People are well-fed with information today, thanks to the advent of Social Media platforms such as Facebook and Twitter. Just with a touch on the facility available on their mobile phones, individuals access information available to them in terms of news stories, long reads and posts.
There are merits and demerits in counting on social media platforms for information. In the first instance, the main disadvantage is the strong possibility of you being flooded with misinformation and disinformation. It is counterproductive during a crisis such as communal violence. Misinformation and disinformation can fan tension leading to things spinning out of control. So to speak, the government had to block access to social media when communal violence broke out in recent times. That was to disrupt rumours.
In such a context, the role of traditional media becomes more and more relevant as a countermeasure for false propaganda through social media platforms by vested interest groups. That is up for the traditional to ferret out the truth from the mess and disseminate it for public consumption in the correct perspective. Countering disinformation and misinformation is a challenge not only for Sri Lanka but also for a host of countries.
"The regulation of social media activities. Citing an example from his country, he said the U.S. Congress had proposed to introduce legislation to identify the sponsors of political ads"
In this regard, senior behavioural scientist from the United States (U.S.) Todd C. Helmus was in Sri Lanka to share his views on countering misinformation. He has specialized in terrorism, strategic communications and social media. His research also focuses on countering violent extremism with specific studies examining the networks of ISIS supporters and opponents on Twitter, identifying ways to enlist key influencers in support of U.S. strategic communications and developing approaches to assess the impact of propaganda campaigns. He had served as a deployed advisor to U.S. commanders in Iraq (2008) and Afghanistan (2010-2011) and led studies on U.S. efforts to train Afghan special operations forces.
In an interactive session with a select group of journalists during his recent stay in Sri Lanka, Mr Helmus said countering misinformation was a challenge because people were sharing ‘false and vague’ content in social media. According to him, people sometimes do it with a purpose to advance their course. Or else, they do it because the content is really interesting and shareable.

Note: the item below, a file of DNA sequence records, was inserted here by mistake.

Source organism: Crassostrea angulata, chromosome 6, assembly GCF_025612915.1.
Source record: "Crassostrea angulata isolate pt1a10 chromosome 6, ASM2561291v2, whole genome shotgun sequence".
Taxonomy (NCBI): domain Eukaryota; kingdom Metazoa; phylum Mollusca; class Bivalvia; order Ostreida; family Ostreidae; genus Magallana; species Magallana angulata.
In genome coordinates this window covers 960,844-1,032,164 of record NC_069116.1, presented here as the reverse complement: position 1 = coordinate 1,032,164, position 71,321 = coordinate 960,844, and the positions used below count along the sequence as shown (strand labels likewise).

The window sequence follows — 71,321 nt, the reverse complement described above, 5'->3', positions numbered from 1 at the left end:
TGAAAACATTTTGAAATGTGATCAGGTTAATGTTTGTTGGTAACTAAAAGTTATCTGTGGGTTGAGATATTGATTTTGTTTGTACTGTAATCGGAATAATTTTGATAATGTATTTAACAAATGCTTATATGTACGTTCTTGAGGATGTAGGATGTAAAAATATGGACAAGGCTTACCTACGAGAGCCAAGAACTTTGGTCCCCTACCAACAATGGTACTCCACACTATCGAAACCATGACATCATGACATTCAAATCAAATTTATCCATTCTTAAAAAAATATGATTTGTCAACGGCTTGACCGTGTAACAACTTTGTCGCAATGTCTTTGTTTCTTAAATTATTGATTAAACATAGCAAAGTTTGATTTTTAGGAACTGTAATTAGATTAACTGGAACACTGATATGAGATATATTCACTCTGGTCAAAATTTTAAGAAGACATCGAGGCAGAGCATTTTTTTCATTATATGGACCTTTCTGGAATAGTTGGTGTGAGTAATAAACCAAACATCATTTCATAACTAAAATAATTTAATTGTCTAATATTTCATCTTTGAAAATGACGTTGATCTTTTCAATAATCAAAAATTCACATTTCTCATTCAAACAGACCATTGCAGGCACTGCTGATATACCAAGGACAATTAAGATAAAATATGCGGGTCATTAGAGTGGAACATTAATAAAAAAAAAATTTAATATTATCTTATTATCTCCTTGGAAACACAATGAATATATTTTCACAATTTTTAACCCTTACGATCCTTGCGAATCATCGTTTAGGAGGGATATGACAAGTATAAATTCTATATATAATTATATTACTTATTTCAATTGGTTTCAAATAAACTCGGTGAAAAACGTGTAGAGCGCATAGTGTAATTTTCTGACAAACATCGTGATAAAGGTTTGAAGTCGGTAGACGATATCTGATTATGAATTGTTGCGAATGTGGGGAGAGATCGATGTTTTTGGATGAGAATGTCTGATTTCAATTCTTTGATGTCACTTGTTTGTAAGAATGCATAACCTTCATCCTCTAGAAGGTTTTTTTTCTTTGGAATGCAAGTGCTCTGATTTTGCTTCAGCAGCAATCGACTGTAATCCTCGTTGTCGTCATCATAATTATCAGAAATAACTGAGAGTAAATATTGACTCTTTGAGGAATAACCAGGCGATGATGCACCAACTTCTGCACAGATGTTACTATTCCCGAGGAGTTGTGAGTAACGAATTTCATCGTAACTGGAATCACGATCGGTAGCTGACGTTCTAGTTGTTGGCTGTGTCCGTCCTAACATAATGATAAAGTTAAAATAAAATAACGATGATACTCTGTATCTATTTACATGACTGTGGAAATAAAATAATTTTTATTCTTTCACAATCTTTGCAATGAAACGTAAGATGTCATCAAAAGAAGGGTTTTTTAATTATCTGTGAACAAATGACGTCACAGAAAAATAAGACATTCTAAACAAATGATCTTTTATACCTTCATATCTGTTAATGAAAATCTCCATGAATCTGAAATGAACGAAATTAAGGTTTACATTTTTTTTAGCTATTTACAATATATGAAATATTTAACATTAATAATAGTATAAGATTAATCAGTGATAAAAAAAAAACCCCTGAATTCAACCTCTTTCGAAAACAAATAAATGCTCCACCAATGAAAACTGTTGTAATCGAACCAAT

As such he said journalists had a role to play in identifying factually correct information. According to him, it is an area where journalists are required to employ investigative journalism practices. Dissemination of truthful information should not be made a task to be fulfilled by journalists in the mainstream media only. Instead, he said social media platforms should also play a role in this respect.
Asserting that Facebook was investing a lot of resources for content moderation, he said social networks could also do it.
“It is important for Twitter and Social media to remove content that violates their policies. They should provide tools for people to identify the truth,” he said.
Alongside, he cited the improvement of people’s media literacy and building fact-checking tools relevant to Sri Lanka as an effective means of countering misinformation and disinformation.
He briefed the journalists how extremists were countered in the U.S. and said it was a localized programme.
- Support from civil society within Muslim community important in countering Islamic terrorism
- No credible evidence to link US with IS terrorism
- Regulation of social media has potential value
“It is a localized approach. The U.S. government does not conduct counter-violence programme. They do not conduct messaging programmes. At the government level, they support community-level organizations, nonprofit organizations, civil society and state and local governments to conduct programmes in their backyards. There have been several challenges in executing these programmes,” he said.
Responding to countering Islamic terrorism in his country, he said it was a relatively small issue there.
“Civil society sometimes has stereotypes about the Muslim community as a security threat. Islamic terrorism is a small issue relatively in the U.S. 550 individuals have been arrested under terrorism charges. It is important that the U.S. communicate that it is not a Muslim problem,” he said.
In countering extremist ideologies of any sort, he stressed the importance of securing the support of civil society within the community concerned.
“It is important to have civil society within the Muslim community speaking out against Islamic terrorism. The best messengers to counter it will be people from that community,” he said.
Responding to a query about the U.S. being accused of being behind ISIS terrorism, he had only heard accusations, but no credible evidence to prove it. He said the U.S. was spending billions of dollars to fight ISIS.
“There is only spending, no profit,” he said.
Asked about the regulation of social media, he opined that there could be potential value in the regulation of social media activities. Citing an example from his country, he said the U.S. Congress had proposed to introduce legislation to identify the sponsors of political ads.
His views fall in the context since the Sri Lankan authorities were contemplating to enact legislation to regulate the activities of social media. It has become an essential requirement for people today for information sharing, networking, advertising etc. On the one hand, there is the right to freedom of speech. On the other hand, there is the need to disrupt the spread of misinformation and disinformation. In working out legislations to counter social media, both aspects have to be reconciled.